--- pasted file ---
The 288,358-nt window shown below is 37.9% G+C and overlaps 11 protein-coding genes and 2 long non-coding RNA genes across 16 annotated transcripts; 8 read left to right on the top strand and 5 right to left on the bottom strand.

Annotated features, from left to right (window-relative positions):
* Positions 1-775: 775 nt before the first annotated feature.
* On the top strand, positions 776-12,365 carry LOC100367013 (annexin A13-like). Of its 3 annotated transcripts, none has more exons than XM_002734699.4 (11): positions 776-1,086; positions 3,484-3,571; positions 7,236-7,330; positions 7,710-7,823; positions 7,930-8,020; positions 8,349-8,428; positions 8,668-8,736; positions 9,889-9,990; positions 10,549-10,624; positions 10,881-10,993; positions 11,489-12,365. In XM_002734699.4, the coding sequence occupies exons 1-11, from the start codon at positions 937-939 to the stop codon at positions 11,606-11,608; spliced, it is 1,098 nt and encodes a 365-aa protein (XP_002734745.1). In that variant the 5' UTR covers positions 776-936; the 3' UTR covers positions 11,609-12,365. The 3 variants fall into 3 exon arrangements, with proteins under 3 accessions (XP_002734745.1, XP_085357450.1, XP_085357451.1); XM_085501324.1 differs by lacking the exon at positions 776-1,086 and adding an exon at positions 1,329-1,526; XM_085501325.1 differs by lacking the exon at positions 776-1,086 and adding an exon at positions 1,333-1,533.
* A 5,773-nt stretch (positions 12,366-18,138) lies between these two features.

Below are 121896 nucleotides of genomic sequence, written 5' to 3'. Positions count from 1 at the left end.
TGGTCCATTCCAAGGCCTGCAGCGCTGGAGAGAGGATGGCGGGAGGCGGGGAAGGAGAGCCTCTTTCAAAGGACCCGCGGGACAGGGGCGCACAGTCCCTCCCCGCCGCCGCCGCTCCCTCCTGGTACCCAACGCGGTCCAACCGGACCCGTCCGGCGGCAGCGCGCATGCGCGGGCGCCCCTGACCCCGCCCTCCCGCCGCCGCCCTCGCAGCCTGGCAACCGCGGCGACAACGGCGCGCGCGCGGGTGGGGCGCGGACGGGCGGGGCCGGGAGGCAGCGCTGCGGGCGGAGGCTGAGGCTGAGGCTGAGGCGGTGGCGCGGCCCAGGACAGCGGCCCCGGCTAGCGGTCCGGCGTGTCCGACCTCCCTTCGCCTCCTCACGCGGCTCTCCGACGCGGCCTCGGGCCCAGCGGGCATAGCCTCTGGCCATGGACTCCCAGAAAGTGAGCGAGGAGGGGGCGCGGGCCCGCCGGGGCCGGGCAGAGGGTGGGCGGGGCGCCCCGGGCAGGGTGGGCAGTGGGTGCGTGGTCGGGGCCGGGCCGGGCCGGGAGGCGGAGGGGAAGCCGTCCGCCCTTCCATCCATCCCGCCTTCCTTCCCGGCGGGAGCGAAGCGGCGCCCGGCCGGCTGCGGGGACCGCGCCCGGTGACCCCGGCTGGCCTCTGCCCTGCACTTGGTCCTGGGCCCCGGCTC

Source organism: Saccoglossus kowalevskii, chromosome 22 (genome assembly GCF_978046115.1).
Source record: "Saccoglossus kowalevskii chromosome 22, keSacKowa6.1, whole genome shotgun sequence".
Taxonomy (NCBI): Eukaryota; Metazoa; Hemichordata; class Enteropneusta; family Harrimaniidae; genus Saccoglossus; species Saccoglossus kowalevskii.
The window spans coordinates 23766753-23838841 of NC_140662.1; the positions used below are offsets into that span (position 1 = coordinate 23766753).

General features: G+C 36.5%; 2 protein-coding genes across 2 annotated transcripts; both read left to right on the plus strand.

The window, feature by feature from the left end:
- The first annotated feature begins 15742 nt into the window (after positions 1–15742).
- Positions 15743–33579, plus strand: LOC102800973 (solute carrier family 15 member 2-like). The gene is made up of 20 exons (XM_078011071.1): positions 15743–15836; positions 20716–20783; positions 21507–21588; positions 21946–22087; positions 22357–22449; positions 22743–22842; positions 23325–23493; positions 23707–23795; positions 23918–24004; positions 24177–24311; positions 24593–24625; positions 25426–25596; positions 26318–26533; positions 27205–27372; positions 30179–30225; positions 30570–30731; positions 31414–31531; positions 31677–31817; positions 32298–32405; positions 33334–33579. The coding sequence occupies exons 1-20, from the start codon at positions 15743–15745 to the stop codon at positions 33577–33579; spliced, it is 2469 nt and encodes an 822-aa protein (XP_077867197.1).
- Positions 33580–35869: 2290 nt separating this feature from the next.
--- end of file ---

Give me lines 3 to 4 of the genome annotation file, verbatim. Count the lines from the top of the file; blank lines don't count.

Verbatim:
* Positions 1-775: 775 nt before the first annotated feature.
* On the top strand, positions 776-12,365 carry LOC100367013 (annexin A13-like). Of its 3 annotated transcripts, none has more exons than XM_002734699.4 (11): positions 776-1,086; positions 3,484-3,571; positions 7,236-7,330; positions 7,710-7,823; positions 7,930-8,020; positions 8,349-8,428; positions 8,668-8,736; positions 9,889-9,990; positions 10,549-10,624; positions 10,881-10,993; positions 11,489-12,365. In XM_002734699.4, the coding sequence occupies exons 1-11, from the start codon at positions 937-939 to the stop codon at positions 11,606-11,608; spliced, it is 1,098 nt and encodes a 365-aa protein (XP_002734745.1). In that variant the 5' UTR covers positions 776-936; the 3' UTR covers positions 11,609-12,365. The 3 variants fall into 3 exon arrangements, with proteins under 3 accessions (XP_002734745.1, XP_085357450.1, XP_085357451.1); XM_085501324.1 differs by lacking the exon at positions 776-1,086 and adding an exon at positions 1,329-1,526; XM_085501325.1 differs by lacking the exon at positions 776-1,086 and adding an exon at positions 1,333-1,533.